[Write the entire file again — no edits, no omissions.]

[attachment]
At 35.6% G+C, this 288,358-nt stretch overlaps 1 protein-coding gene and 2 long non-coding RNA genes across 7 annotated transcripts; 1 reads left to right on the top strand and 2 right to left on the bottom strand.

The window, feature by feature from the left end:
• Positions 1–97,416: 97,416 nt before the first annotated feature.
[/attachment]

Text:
At 35.6% G+C, this 288,358-nt stretch overlaps 1 protein-coding gene and 2 long non-coding RNA genes across 7 annotated transcripts; 1 reads left to right on the top strand and 2 right to left on the bottom strand.

The window, feature by feature from the left end:
• Positions 1–97,416: 97,416 nt before the first annotated feature.